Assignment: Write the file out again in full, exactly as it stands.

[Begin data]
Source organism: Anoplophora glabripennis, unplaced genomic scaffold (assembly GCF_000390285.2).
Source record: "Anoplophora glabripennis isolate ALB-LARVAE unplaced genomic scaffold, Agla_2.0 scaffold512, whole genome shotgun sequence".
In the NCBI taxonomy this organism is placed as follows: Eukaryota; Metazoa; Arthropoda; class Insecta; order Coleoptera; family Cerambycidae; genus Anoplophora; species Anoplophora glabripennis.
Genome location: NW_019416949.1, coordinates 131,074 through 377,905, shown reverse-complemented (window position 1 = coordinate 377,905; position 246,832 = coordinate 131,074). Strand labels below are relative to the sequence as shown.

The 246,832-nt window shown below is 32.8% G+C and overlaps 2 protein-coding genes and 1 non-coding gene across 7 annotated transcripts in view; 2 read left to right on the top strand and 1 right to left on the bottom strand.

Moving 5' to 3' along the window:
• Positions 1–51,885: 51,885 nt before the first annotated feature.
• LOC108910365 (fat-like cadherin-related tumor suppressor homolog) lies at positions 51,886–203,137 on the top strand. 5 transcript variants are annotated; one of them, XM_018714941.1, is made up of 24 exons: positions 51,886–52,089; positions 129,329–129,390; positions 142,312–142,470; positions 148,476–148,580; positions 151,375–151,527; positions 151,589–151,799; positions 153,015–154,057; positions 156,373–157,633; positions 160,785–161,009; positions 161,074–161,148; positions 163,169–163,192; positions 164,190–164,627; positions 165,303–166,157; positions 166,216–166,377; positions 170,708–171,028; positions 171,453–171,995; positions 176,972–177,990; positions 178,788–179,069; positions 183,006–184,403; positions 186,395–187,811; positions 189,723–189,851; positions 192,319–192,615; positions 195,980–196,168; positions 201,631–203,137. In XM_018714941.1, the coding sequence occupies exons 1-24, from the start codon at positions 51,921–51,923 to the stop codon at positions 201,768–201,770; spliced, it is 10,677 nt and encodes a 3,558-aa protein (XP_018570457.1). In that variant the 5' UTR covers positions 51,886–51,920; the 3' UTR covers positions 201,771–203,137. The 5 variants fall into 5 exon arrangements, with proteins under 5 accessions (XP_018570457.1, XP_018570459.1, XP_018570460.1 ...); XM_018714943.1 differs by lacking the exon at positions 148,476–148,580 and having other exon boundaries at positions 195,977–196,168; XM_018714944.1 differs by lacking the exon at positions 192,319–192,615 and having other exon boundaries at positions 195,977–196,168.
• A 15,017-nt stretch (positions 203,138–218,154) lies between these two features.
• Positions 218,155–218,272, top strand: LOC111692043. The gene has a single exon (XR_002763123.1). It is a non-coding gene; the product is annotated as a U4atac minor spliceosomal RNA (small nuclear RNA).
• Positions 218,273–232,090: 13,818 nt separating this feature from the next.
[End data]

Source organism: Anoplophora glabripennis, unplaced genomic scaffold (assembly GCF_000390285.2).
Source record: "Anoplophora glabripennis isolate ALB-LARVAE unplaced genomic scaffold, Agla_2.0 scaffold512, whole genome shotgun sequence".
In the NCBI taxonomy this organism is placed as follows: Eukaryota; Metazoa; Arthropoda; class Insecta; order Coleoptera; family Cerambycidae; genus Anoplophora; species Anoplophora glabripennis.
Genome location: NW_019416949.1, coordinates 131,074 through 377,905, shown reverse-complemented (window position 1 = coordinate 377,905; position 246,832 = coordinate 131,074). Strand labels below are relative to the sequence as shown.

The 246,832-nt window shown below is 32.8% G+C and overlaps 2 protein-coding genes and 1 non-coding gene across 7 annotated transcripts in view; 2 read left to right on the top strand and 1 right to left on the bottom strand.

Moving 5' to 3' along the window:
• Positions 1–51,885: 51,885 nt before the first annotated feature.
• LOC108910365 (fat-like cadherin-related tumor suppressor homolog) lies at positions 51,886–203,137 on the top strand. 5 transcript variants are annotated; one of them, XM_018714941.1, is made up of 24 exons: positions 51,886–52,089; positions 129,329–129,390; positions 142,312–142,470; positions 148,476–148,580; positions 151,375–151,527; positions 151,589–151,799; positions 153,015–154,057; positions 156,373–157,633; positions 160,785–161,009; positions 161,074–161,148; positions 163,169–163,192; positions 164,190–164,627; positions 165,303–166,157; positions 166,216–166,377; positions 170,708–171,028; positions 171,453–171,995; positions 176,972–177,990; positions 178,788–179,069; positions 183,006–184,403; positions 186,395–187,811; positions 189,723–189,851; positions 192,319–192,615; positions 195,980–196,168; positions 201,631–203,137. In XM_018714941.1, the coding sequence occupies exons 1-24, from the start codon at positions 51,921–51,923 to the stop codon at positions 201,768–201,770; spliced, it is 10,677 nt and encodes a 3,558-aa protein (XP_018570457.1). In that variant the 5' UTR covers positions 51,886–51,920; the 3' UTR covers positions 201,771–203,137. The 5 variants fall into 5 exon arrangements, with proteins under 5 accessions (XP_018570457.1, XP_018570459.1, XP_018570460.1 ...); XM_018714943.1 differs by lacking the exon at positions 148,476–148,580 and having other exon boundaries at positions 195,977–196,168; XM_018714944.1 differs by lacking the exon at positions 192,319–192,615 and having other exon boundaries at positions 195,977–196,168.
• A 15,017-nt stretch (positions 203,138–218,154) lies between these two features.
• Positions 218,155–218,272, top strand: LOC111692043. The gene has a single exon (XR_002763123.1). It is a non-coding gene; the product is annotated as a U4atac minor spliceosomal RNA (small nuclear RNA).
• Positions 218,273–232,090: 13,818 nt separating this feature from the next.